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Chicano Leader Rodolfo "Corky" Gonzales 1929-2005: "He Was the Fist. He Stood For Defiance, Resistance"

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Chicano political and civil rights activist Rodolfo "Corky" Gonzales died Tuesday at his home in Denver, Colorado. He was 76 years old. We speak with his friend, columnist Roberto Rodriguez. [includes rush transcript]

Chicano political and civil rights activist Rodolfo "Corky" Gonzales died this past Tuesday at his home in Denver, Colorado. He was 76 years old.

Gonzales was an iconic leader in the movement for justice and equality for Mexican-Americans in the Southwest and he is credited with raising the nation’s awareness of the plight of urban Chicanos.

In the mid-1960"s he founded an urban civil rights and cultural movement called the Crusade for Justice which advocated Chicano nationalism. During the late sixties and early seventies, he organized walkouts, demonstrations against police brutality and marches against the Vietnam War.

In 1968, Gonzales led a Chicano contingent to the Poor People’s March on Washington D.C and issued a "plan of the Barrio" which demanded better housing, education and restitution of pueblo lands. Gonzales was also an organizer of the Annual Chicano Youth Liberation Conference which sought to create unity among Chicano youth.

Gonzales also advocated for increased political representation for Chicanos. In 1972 he was the keynote speaker at the newly formed La Raza Unida Party national convention in El Paso Texas. The party fielded political candidates to run for office in the state.

But perhaps Corky Gonzales is best known for his poem "I am Joaquin/Yo Soy Joaquin." He wrote the epic poem in 1965 and it is one of the most important literary works to emerge from the Chicano movement.

In the poem Gonzales tells of the historic struggles faced by Mexican Americans in the United States.

  • Roberto Rodriguez, friend of Corky Gonzales. Along with his wife, Patrisia Gonzales, he writes the syndicated Column of the Americas, distributed by Universal Press Syndicate.

Transcript

This is a rush transcript. Copy may not be in its final form.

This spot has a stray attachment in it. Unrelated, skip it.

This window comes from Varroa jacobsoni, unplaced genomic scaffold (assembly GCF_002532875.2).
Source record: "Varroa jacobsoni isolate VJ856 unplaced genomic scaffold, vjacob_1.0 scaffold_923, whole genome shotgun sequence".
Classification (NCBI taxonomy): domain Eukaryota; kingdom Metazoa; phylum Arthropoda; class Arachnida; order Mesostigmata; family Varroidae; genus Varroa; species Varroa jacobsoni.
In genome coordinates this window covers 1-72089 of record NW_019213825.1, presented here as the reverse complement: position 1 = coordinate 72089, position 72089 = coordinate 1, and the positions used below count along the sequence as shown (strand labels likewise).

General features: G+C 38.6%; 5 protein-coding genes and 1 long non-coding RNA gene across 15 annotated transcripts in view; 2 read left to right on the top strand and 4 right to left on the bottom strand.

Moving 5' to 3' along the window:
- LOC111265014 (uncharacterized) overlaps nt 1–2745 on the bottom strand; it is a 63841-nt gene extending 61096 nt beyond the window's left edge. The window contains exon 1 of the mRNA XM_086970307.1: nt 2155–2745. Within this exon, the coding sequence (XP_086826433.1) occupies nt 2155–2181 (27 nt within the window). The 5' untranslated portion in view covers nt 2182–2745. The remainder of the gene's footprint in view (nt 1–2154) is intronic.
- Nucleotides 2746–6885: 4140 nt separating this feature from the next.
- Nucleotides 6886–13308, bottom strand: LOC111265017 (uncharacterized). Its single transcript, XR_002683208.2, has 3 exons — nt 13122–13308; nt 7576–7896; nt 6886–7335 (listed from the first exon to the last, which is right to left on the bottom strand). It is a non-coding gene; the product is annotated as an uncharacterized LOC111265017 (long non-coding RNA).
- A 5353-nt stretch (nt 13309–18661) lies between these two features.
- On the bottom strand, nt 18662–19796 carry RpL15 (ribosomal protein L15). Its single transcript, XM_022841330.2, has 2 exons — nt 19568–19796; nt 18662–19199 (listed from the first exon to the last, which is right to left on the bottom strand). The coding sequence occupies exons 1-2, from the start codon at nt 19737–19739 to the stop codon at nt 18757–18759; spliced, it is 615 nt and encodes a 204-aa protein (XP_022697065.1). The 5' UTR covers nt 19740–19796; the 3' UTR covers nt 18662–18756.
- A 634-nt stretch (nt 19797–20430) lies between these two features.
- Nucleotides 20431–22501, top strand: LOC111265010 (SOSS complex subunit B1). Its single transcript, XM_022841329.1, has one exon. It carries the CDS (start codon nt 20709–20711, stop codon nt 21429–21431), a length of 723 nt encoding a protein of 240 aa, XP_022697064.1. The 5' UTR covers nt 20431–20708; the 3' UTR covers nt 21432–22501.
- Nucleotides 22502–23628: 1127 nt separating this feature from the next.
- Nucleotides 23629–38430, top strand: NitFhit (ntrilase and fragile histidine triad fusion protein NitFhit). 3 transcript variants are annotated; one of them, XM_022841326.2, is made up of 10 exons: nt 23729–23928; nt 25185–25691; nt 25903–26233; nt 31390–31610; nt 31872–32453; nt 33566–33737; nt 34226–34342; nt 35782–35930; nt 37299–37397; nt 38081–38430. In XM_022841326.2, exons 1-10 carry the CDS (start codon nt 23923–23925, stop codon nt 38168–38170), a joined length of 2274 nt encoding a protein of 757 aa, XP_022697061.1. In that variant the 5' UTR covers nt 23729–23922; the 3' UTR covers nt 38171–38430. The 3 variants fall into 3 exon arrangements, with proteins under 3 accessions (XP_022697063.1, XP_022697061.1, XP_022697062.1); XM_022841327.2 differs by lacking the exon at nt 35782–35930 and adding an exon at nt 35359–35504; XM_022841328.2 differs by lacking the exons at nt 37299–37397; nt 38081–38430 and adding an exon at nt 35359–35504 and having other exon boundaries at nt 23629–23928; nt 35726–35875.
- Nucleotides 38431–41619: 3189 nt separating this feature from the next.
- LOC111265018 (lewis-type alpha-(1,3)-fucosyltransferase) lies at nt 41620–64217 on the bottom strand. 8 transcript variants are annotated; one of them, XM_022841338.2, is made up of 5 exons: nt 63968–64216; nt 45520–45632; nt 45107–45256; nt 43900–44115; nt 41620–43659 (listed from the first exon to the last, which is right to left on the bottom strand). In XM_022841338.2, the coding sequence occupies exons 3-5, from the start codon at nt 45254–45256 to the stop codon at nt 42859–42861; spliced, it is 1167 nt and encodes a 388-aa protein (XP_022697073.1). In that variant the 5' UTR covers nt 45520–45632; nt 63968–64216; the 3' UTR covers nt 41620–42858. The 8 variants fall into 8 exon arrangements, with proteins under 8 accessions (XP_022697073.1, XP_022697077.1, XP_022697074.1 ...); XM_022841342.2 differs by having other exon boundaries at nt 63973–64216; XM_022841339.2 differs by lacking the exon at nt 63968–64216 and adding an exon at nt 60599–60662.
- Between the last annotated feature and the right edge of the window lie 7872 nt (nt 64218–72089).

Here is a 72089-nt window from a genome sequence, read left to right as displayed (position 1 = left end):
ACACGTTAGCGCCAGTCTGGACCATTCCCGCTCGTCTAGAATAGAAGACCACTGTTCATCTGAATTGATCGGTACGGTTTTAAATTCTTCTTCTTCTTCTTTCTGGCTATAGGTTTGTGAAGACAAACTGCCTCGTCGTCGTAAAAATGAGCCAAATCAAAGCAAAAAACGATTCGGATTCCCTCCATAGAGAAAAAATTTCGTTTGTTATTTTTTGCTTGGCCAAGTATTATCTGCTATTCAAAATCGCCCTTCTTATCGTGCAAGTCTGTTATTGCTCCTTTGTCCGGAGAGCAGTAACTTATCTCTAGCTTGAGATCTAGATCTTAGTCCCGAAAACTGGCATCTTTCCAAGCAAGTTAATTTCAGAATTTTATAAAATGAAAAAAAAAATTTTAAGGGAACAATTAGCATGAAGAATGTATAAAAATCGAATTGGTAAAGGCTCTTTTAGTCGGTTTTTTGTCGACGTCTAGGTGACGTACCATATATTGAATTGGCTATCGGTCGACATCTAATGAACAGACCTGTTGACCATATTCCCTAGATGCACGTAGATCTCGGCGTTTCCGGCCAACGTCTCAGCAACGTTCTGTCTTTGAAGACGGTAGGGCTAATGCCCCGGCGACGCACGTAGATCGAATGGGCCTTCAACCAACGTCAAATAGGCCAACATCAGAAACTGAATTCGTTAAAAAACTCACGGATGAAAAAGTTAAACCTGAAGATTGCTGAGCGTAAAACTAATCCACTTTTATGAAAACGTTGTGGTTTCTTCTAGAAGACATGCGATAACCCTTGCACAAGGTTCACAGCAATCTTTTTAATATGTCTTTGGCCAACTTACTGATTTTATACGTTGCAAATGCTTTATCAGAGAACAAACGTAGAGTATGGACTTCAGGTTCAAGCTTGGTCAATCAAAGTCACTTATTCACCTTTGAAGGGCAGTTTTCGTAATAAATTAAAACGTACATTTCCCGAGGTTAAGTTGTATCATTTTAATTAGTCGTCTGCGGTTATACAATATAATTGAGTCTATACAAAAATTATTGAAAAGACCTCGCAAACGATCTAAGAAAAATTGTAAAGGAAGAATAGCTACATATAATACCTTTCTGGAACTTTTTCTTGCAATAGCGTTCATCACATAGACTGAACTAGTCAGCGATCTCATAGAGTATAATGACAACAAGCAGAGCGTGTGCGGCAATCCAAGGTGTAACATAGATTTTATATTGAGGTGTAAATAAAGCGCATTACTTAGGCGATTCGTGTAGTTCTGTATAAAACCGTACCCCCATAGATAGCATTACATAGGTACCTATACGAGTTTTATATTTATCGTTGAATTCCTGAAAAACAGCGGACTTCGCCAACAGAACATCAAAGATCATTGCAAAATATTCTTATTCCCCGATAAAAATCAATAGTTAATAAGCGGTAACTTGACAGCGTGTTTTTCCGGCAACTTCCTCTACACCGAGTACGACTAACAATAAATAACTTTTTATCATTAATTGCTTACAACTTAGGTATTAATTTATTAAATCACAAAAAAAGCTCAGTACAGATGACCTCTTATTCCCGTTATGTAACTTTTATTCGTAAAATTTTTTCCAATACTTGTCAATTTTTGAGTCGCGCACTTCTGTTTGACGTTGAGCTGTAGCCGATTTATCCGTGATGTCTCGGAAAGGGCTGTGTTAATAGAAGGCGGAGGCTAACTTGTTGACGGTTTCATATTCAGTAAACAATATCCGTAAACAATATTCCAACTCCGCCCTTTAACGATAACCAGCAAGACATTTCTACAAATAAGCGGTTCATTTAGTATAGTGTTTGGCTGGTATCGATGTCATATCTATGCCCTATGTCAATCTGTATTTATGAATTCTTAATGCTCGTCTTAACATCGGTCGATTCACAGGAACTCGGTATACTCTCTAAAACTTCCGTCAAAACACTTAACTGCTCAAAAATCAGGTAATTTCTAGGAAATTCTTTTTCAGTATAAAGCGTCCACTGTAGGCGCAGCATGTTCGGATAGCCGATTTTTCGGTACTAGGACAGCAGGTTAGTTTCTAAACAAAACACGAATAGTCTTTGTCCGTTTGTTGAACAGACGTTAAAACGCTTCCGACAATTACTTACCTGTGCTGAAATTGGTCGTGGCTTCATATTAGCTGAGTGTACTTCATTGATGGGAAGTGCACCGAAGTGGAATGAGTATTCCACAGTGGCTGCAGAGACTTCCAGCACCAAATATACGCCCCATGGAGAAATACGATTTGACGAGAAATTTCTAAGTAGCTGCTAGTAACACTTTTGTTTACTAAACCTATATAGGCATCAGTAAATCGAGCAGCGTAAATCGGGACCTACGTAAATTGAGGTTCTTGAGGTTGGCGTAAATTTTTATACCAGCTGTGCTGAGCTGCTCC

AMY GOODMAN: Joining us on the phone right now from Minnesota to talk about the life and legacy of Corky Gonzales, is writer and columnist, Roberto Rodriguez. We welcome you to Democracy Now!

ROBERTO RODRIGUEZ: Yes. Good morning, Amy and Juan.

AMY GOODMAN: It’s good to have you with us. Can you talk about your friend, colleague, Corky Gonzales?

ROBERTO RODRIGUEZ: Yes. Like any mythic hero, it’s kind of hard, initially, because we’re still in the shock and the mourning. I don’t think he is buried until Sunday. So, I mean, keeping that in mind, you know, as I think about Corky, you know, it’s — I guess there’s words that swirl around the "I am Joaquin." You know, I think for a lot of us, we look at it probably as a manifesto, you know, because, I mean, you could also look at it as a poem or something literary, but at the same time it was also a manifesto, but not like political only, but almost a spiritual manifesto, because I think that that poem that Juan mentioned, you know, it talked about how, you know, all — we all used to call each other different names, like Mexicano, Latino, Chicano, all these different names. And everybody would be fighting about it. And I think that poem was an attempt to unify a people. Now, you know, the unity maybe was more an illusion perhaps, but at another level, you know, I think people felt unified and felt good about that poem. It was no longer, you know, in the streets. It was like people called each other "wetbacks" and "mojados" and "ocho." You know, that was derisiveness, and this was the opposite. It was an attempt to say, you know, "We are one people." There’s another thing that I should mention, too, about who he was, because I think civil rights would probably not be sufficient, in terms of a leader. I think he — and I think Juan, of course — would know this firsthand. You know, I think it was the language of liberation. So, when people spoke of movement in those days, you know, that we were talking about movements around the world, you know, liberation movements, and he was critical in principle in that idea of, in this instance, Aztlan, you know, as something to liberate. Through the years, of course, that has become something different, more, of course, civil rights or human rights, but at the time it was like, you know, hey, you know, why are we being chased out of our ancestral homes? That was the language of the time.

JUAN GONZALEZ: And could you talk a little bit about the Crusade for Justice and its impact on Chicano youth and youth all around the country at that time, and then the rise of Raza Unida and Corky’s role in that?